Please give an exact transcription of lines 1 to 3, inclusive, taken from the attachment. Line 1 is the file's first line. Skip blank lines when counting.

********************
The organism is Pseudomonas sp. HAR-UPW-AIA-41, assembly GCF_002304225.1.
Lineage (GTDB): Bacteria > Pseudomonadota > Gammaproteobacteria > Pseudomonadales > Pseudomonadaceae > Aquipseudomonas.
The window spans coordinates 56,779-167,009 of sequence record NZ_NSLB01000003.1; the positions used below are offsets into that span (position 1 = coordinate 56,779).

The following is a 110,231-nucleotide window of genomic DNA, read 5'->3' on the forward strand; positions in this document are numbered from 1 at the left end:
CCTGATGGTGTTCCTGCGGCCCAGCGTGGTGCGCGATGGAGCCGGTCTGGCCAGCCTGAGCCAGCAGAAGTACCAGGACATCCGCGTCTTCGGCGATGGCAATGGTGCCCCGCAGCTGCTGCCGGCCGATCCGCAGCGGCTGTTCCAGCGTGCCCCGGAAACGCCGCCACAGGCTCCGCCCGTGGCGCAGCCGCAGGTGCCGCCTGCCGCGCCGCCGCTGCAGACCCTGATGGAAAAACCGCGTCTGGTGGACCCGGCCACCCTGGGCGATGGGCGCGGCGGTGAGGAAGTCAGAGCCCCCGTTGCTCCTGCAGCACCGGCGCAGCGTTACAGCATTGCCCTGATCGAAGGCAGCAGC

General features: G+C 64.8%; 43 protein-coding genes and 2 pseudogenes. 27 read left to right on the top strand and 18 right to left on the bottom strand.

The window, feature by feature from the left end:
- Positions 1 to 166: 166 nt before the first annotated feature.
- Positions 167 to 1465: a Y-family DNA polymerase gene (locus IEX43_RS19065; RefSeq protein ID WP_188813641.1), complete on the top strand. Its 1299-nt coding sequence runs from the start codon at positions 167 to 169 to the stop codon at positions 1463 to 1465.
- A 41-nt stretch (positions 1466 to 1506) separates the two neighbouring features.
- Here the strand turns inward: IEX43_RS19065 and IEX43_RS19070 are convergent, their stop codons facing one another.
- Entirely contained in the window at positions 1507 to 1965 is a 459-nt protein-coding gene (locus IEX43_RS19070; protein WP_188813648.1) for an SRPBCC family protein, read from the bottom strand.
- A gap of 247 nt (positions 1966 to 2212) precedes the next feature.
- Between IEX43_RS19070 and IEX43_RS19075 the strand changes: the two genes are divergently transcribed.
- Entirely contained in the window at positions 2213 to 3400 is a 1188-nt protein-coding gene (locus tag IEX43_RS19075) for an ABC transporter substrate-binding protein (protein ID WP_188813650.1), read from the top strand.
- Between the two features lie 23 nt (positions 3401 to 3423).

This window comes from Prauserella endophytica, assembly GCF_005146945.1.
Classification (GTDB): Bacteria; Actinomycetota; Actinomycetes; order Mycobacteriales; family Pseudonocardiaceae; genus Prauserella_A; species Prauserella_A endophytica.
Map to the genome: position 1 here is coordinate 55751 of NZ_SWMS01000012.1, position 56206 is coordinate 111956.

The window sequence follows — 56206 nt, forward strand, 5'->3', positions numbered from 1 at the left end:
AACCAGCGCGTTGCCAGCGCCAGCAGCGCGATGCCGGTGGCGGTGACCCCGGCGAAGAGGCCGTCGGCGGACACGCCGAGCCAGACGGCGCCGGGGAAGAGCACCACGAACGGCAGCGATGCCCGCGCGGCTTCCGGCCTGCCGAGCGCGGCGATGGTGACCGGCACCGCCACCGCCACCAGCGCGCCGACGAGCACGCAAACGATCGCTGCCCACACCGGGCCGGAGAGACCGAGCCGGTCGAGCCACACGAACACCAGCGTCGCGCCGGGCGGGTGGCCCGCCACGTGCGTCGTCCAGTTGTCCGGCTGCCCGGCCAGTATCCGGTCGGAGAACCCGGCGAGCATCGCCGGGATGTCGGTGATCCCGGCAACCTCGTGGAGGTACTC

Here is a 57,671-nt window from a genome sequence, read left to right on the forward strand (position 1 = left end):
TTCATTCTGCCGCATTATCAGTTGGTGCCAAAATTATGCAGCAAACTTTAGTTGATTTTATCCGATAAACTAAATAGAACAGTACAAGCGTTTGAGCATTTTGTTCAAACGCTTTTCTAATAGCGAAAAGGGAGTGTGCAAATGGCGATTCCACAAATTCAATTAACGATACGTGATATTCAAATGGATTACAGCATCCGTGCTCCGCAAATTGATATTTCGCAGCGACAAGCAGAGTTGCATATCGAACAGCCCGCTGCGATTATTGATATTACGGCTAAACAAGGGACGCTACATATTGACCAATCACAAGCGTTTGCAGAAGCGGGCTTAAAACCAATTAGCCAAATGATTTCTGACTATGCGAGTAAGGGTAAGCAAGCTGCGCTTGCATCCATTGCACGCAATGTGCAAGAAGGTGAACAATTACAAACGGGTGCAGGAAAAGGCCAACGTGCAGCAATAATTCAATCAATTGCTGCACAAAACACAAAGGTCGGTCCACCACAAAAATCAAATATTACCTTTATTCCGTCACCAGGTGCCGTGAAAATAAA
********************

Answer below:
The organism is Pseudomonas sp. HAR-UPW-AIA-41, assembly GCF_002304225.1.
Lineage (GTDB): Bacteria > Pseudomonadota > Gammaproteobacteria > Pseudomonadales > Pseudomonadaceae > Aquipseudomonas.
The window spans coordinates 56,779-167,009 of sequence record NZ_NSLB01000003.1; the positions used below are offsets into that span (position 1 = coordinate 56,779).